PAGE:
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Helpful guidelines on how to make a good essay

Writing a good essay can be hard, especially for those of us who are repeatedly asked to explain the same process over...over...and over again. For pennies on the dollar, no less.

How do you “make” a good essay? You don’t. You write an essay. This isn’t magic. But if you are the person asking how to “make” an essay, writing and magic are probably one and the same, sadly. If you are going to attempt to write an essay, here are the same truths that were practiced and successful for many other people as recently as yesterday.

Understand your assignment

  • First you need to consider what class you are taking and what your topic will be. Hopefully it is a subject you can choose or at least one you have a vague interest in. This way your research won’t seem like such a chore and you may be able to get ahead of the assignment based on your prior knowledge.

Once you have a grip on which direction your topic is pointed towards, it is time to turn towards how the essay itself needs to be crafted.

Stick with the five paragraph factor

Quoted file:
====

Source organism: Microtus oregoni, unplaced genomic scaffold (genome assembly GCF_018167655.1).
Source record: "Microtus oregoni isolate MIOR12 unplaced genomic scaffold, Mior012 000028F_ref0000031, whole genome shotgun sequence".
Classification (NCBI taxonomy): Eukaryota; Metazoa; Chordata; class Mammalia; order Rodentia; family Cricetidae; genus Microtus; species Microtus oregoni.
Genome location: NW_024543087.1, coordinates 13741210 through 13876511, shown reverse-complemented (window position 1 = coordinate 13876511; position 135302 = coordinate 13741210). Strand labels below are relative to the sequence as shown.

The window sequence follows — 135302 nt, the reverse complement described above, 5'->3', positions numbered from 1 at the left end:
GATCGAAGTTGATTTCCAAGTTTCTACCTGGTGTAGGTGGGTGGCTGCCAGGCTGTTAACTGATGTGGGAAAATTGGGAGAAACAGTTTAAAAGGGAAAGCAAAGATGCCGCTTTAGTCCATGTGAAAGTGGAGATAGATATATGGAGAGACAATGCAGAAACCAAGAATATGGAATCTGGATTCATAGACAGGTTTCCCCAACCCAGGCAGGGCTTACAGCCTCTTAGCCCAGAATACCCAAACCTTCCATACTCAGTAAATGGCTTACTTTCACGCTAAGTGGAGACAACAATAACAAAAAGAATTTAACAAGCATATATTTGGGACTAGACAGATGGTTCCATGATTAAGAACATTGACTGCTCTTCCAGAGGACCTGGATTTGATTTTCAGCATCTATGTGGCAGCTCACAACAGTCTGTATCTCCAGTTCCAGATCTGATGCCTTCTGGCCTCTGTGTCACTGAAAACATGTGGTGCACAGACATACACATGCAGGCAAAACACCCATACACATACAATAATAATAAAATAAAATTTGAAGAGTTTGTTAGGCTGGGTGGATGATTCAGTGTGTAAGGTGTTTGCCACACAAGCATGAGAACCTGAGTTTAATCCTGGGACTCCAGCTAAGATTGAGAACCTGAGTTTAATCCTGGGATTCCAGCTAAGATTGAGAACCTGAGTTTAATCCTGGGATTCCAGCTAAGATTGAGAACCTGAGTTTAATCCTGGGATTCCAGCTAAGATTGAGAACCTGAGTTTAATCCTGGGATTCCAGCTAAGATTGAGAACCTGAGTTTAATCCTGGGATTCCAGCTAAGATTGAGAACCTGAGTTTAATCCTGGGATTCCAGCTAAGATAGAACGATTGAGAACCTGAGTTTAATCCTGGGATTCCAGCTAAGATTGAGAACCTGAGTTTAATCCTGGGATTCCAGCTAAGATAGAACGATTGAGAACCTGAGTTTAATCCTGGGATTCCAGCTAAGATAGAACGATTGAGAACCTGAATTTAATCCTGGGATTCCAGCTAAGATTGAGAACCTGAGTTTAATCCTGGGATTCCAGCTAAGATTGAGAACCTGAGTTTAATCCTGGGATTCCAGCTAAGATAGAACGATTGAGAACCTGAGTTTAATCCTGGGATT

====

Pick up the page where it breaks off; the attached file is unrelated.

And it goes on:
• Start with an introduction, which will contain your purpose for writing as well as your thesis.
  • The last sentence of your intro should be your thesis statement. Put your thesis in the last sentence of your introductory paragraph as a way to make sure the reader will have this thought in his or her recent memory.
  • The body of your essay will consist of all the important information needed to assist in proving or validating the topic you have presented for the sake of your argument.
  • Your conclusion is your final opportunity to bring all of your research, insights, and suggestions together one last time for the sake of persuading your reader and fortifying the structure of your essay in and of itself.

The guidelines for a good essay are rather simple. Make sure you are able to organize, prioritize, and convey your findings in a measured and skilled manner.


  • Clearly state your thesis in your introduction.
  • Pull in your reader with an interesting anecdote or fact.
  • Fill in your body with information supporting your argument.
  • Conclude by bringing together all of your points in a style similar to that of your introduction.